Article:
Start seeds for lettuce, snap peas and other early crops you’ll be setting out in March. Order seed potatoes to plant at least two weeks before the last frost. Yukon Gold and Norland Reds grow well in Zones 7 and 8 because they are early-mid season crops and can be harvested before the worst heat of the summer.
Annuals and Perennials
Pansies and violas are amazing plants. They are able to withstand freezes and bounce back with happy faces when the weather warms up. They do this by withdrawing water from the above ground parts of the plant down into the roots. When temperatures warm, the water is released back into the leaves and flowers. Keep them mulched and well watered and enjoy them all winter. They won’t survive the hot summer, but by then everything else will be in bloom.
Plant container grown or bare root roses this month. Keep mulched and watered.
Plant summer- and fall-blooming perennial bulbs now. Sow frost-tolerant perennial seeds now. Start seeds of summer-blooming annuals indoors for planting out in March.
Dormant hostas, asters, phlox and other perennials may be dug up and divided now.
Trees and Shrubs
You can still plant trees and shrubs this month, especially fruit trees and evergreens. Keep watering the ones you planted in the fall if rain doesn’t provide. They are growing roots whenever the soil is warm enough, and hydrated plants withstand hard freezes better than ones that are stressed from lack of water. Keep them mulched out to the drip line, at least.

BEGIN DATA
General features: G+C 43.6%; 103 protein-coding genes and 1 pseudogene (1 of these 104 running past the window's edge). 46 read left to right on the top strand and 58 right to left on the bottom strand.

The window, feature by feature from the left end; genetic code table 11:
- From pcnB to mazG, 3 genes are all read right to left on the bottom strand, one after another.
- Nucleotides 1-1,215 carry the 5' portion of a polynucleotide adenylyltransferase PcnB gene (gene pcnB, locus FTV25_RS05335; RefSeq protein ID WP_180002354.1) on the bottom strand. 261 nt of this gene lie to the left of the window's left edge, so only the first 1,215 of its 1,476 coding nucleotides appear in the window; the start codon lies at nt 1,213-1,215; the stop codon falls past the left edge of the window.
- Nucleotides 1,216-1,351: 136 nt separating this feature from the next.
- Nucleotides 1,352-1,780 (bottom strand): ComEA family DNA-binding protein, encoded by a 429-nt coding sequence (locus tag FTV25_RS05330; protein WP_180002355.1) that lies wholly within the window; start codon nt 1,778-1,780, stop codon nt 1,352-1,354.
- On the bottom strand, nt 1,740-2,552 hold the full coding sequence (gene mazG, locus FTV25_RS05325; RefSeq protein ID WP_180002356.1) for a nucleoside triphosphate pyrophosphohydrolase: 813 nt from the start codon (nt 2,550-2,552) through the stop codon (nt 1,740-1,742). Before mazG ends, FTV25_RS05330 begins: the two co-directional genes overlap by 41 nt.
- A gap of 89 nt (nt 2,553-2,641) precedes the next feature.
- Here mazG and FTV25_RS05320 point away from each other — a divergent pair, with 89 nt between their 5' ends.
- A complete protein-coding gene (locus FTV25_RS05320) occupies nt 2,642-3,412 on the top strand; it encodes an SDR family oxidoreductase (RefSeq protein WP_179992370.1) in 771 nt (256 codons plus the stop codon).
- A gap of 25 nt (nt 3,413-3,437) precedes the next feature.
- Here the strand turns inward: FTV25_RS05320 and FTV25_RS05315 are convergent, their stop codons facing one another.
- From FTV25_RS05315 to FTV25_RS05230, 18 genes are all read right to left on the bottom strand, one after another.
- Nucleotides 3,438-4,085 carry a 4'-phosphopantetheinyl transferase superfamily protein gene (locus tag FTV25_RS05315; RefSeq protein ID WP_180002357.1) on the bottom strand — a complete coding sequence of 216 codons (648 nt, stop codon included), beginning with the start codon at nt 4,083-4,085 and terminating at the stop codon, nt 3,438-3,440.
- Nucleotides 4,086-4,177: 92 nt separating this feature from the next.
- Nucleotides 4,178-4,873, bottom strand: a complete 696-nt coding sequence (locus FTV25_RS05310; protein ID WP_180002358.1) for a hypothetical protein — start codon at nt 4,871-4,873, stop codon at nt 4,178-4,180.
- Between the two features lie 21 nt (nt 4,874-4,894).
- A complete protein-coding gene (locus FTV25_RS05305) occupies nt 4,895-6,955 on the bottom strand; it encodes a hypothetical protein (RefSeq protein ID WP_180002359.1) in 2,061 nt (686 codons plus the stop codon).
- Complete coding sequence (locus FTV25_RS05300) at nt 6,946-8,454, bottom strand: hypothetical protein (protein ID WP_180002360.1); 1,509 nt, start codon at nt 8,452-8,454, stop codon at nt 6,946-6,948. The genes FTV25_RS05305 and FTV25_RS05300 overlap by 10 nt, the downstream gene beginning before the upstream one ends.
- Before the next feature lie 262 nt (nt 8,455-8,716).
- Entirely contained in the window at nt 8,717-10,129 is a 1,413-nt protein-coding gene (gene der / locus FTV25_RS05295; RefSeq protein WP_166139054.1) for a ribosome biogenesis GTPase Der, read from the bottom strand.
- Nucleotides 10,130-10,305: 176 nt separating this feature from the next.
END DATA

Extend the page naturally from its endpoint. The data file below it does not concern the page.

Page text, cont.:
When you move your living Christmas tree outdoors to the hole you dug for it when you bought it, make sure you remember that the tree will not always be the cute little six-footer you bought. A white pine can grow to be 100 feet tall, a hemlock to 70 feet. Make sure you’ve given the tree’s eventual size adequate consideration in choosing its site.
Now is the time to prune fruit trees. Cut off any diseased or damaged wood and prune out the vertical water spouts. Try to encourage strong horizontal branching and a strong central leader for apple and pear trees. Peach trees, on the other hand, like to be pruned into an urn or vase shape without a central leader.
If you want to prune evergreens (most don’t need it), do it now when the pine bark beetles are dormant.
Prune camellias after they bloom.
If you have blueberries, prune back the old canes (five years or older), leaving five to seven younger fruiting canes. You’ll have fewer berries come spring, but they will be larger and sweeter.
Protect tender plants from frost with row cover or frost protection blankets.
If you are planning to plant a fescue lawn next month, you may want to get the ground ready late this month by tilling and adding a heavy-on-the-nitrogen lawn fertilizer, such as 22-2-2, according to the instructions on the package. Don’t till unless the soil is dry enough to crumble in your hand, otherwise you’ll damage the structure of it and wind up with compacted soil that won’t grow a thing. Make sure to remove weeds, including the roots, from the area where you plan to plant fescue.
Warm season grasses, such as Bermuda, centipede and Zoysia, need no particular attention this month.